The 2022 Jeep Grand Cherokee has arrived. Slotting in alongside the three-row variant that was unveiled earlier this year, the standard two-row model gains essentially the same tech and new features as the larger “L.” Highlights include a new 375-horsepower plug-in hybrid 4xe powertrain with 25 miles of electric range, updated 3.6-liter V6 and 5.7-liter V8 powertrains, a whole new interior, a comprehensive exterior redesign and all of the latest safety and convenience tech, plus the on- and off-road prowess people expect from Jeep’s premium midsize SUV.
This Is the Height of Luxury
Being inside the Grand Cherokee Summit Reserve is mostly a delightful experience — as long as you’re sitting up front. High-quality Palermo leather (none of that Capri or Nappa leather you’ll find on the lower trims, no sir) wraps the seats, and there’s real wood and metal everywhere. Maybe too much real metal, in fact: The metal rotary gear selector gets cold in the winter (and, presumably, hot in the summer). The Grand Cherokee also uses a number of faux touch-sensitive controls that are actually piano-black physical buttons with illuminated icons. While almost all of the controls feel high-quality, those faux ones trade some quality feel for the sake of being physical controls — mostly because they’re plastic and other frequently used controls are real metal.
The massaging front seats were a nice luxurious touch. Another luxury touch in our test vehicle was an optional 10.25-inch front passenger display, which allows the passenger to control the audio, watch videos via Amazon Fire TV for Auto and control the navigation system (and even send navigation to the main center screen). The screen has a privacy filter to keep it from distracting the driver, as well.
The 19-speaker McIntosh stereo was also a delight to my ears even if its aesthetics don’t quite scream luxury; gothic fonts just aren’t where it’s at. My chief complaint up front, though, is that the centrally located controls are occasionally at odd angles, and the piano-black background can make it difficult to see the button labels.
The backseat, however, is still not the place to be in the Grand Cherokee. The seat sits very low to the floor, leading to awkward knee positions for occupants. To make up for it, our test vehicle came with an almost $2,000 Rear Seat Video Group I Package that adds displays for rear passengers, also with Amazon Fire TV for Auto.
Overall, the interior of the Grand Cherokee Summit Reserve feels as impressive as anything a more established luxury manufacturer might produce. Are Audi, BMW and Mercedes-Benz shoppers really going to consider a Jeep? They certainly should.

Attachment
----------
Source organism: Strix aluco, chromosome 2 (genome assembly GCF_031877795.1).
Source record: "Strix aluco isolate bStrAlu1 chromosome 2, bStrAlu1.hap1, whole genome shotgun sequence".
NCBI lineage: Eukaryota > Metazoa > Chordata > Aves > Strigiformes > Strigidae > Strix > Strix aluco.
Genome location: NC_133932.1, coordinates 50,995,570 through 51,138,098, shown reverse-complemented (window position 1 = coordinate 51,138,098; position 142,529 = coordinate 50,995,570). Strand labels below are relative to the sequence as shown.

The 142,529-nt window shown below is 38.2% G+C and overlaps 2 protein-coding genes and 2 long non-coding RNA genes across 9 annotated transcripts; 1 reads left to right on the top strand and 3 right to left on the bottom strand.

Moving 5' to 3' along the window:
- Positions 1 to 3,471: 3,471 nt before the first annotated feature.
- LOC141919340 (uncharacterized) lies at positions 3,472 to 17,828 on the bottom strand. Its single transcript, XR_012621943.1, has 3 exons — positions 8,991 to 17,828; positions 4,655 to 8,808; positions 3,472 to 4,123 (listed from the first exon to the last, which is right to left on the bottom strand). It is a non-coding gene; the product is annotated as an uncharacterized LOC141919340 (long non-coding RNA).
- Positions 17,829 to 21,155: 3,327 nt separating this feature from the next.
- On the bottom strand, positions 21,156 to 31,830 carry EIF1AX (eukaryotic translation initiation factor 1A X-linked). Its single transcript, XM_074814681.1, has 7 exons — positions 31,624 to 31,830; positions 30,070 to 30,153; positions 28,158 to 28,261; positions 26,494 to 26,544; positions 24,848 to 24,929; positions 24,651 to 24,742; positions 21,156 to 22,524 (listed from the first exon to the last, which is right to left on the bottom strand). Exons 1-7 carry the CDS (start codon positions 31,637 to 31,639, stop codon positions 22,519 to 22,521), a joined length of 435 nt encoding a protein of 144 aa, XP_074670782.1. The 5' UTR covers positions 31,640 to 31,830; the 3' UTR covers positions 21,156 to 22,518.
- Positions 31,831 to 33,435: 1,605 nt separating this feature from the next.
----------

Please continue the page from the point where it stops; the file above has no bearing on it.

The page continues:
Positive Tech Updates, But Not an Entirely Positive Experience
Two more good things happened to the Grand Cherokee with this new generation: It gained Uconnect 5, which is the latest version of the Stellantis brands’ infotainment system, and it got a host of now-standard advanced driver-assist technologies that were optional in the last generation.
UConnect 5 is intuitive, with clear and crisp graphics. For the most part, it was a delight to use on the Summit trim’s larger 10.1-inch touchscreen (an 8.4-inch touchscreen is standard on lower trims). I did encounter some minor instances of lagginess, and at one point I couldn’t get my phone to connect to Apple CarPlay, either wirelessly (wireless Apple CarPlay and Android Auto are standard) or via a USB cable, but it was an isolated incident.
As for the safety tech, making features like adaptive cruise control, blind spot detection, and forward collision warning with automatic emergency braking and pedestrian and cyclist detection standard is a big leap forward for Jeep. Previously, features like these were optional on the Grand Cherokee, and only on higher trims.
More minor driver-assistance features were aggravating, however. I quickly turned off a speed-limit warning that chimed for far too long when the vehicle’s speed exceeded the limit by just a few mph. (You try driving in a city like Chicago and staying under the limit without antagonizing your fellow drivers.) And while warnings for things like school zones and red-light or speed cameras are helpful, the reason for those alerts’ chimes was hidden while using Apple CarPlay. I didn’t turn those warnings off, but I shouldn’t have had to consider it.
Regarding actual safety ratings, neither the Insurance Institute for Highway Safety nor the National Highway Traffic Safety Administration has yet crash-tested the new Grand Cherokee.